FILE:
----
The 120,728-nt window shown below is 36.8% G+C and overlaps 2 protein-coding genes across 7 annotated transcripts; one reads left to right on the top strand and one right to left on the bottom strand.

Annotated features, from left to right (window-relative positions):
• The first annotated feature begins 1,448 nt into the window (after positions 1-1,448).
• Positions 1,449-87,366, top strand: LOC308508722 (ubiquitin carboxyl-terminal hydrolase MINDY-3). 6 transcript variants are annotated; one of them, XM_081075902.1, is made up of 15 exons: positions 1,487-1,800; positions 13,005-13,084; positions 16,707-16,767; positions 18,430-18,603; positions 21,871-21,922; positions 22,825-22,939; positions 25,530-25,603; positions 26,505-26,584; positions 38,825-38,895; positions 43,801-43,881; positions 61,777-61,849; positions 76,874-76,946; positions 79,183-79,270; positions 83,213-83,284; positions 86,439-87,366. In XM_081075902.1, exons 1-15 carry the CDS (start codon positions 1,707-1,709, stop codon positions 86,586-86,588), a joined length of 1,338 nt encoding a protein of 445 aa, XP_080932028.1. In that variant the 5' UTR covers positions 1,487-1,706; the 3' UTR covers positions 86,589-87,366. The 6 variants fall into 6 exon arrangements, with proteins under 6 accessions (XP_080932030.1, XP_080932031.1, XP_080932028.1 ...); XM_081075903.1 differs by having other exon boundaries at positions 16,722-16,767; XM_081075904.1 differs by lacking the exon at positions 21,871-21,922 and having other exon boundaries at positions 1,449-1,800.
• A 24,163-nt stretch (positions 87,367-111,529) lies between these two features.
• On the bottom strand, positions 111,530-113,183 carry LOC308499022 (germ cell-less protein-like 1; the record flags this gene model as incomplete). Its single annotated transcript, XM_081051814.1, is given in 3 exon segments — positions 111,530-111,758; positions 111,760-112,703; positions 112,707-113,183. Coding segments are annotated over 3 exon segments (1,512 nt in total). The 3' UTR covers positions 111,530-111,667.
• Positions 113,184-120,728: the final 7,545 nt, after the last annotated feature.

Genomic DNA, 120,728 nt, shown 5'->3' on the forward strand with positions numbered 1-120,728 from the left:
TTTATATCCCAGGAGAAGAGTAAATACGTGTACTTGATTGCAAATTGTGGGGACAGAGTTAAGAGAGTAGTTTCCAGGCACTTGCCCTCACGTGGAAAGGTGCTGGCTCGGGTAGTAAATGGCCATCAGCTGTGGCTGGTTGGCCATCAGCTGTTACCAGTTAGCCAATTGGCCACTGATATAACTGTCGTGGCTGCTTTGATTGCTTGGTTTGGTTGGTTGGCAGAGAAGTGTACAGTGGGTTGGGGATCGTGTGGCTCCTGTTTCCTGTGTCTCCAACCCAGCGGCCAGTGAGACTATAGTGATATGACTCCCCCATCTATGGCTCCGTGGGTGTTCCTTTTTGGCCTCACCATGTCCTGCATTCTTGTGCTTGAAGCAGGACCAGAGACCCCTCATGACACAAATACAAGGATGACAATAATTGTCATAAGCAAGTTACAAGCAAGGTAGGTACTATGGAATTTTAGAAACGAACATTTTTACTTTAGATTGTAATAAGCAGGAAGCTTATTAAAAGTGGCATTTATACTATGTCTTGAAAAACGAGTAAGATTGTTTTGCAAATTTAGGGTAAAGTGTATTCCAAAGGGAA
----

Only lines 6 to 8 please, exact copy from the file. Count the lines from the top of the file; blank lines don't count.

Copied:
• On the bottom strand, positions 111,530-113,183 carry LOC308499022 (germ cell-less protein-like 1; the record flags this gene model as incomplete). Its single annotated transcript, XM_081051814.1, is given in 3 exon segments — positions 111,530-111,758; positions 111,760-112,703; positions 112,707-113,183. Coding segments are annotated over 3 exon segments (1,512 nt in total). The 3' UTR covers positions 111,530-111,667.
• Positions 113,184-120,728: the final 7,545 nt, after the last annotated feature.

Genomic DNA, 120,728 nt, shown 5'->3' on the forward strand with positions numbered 1-120,728 from the left: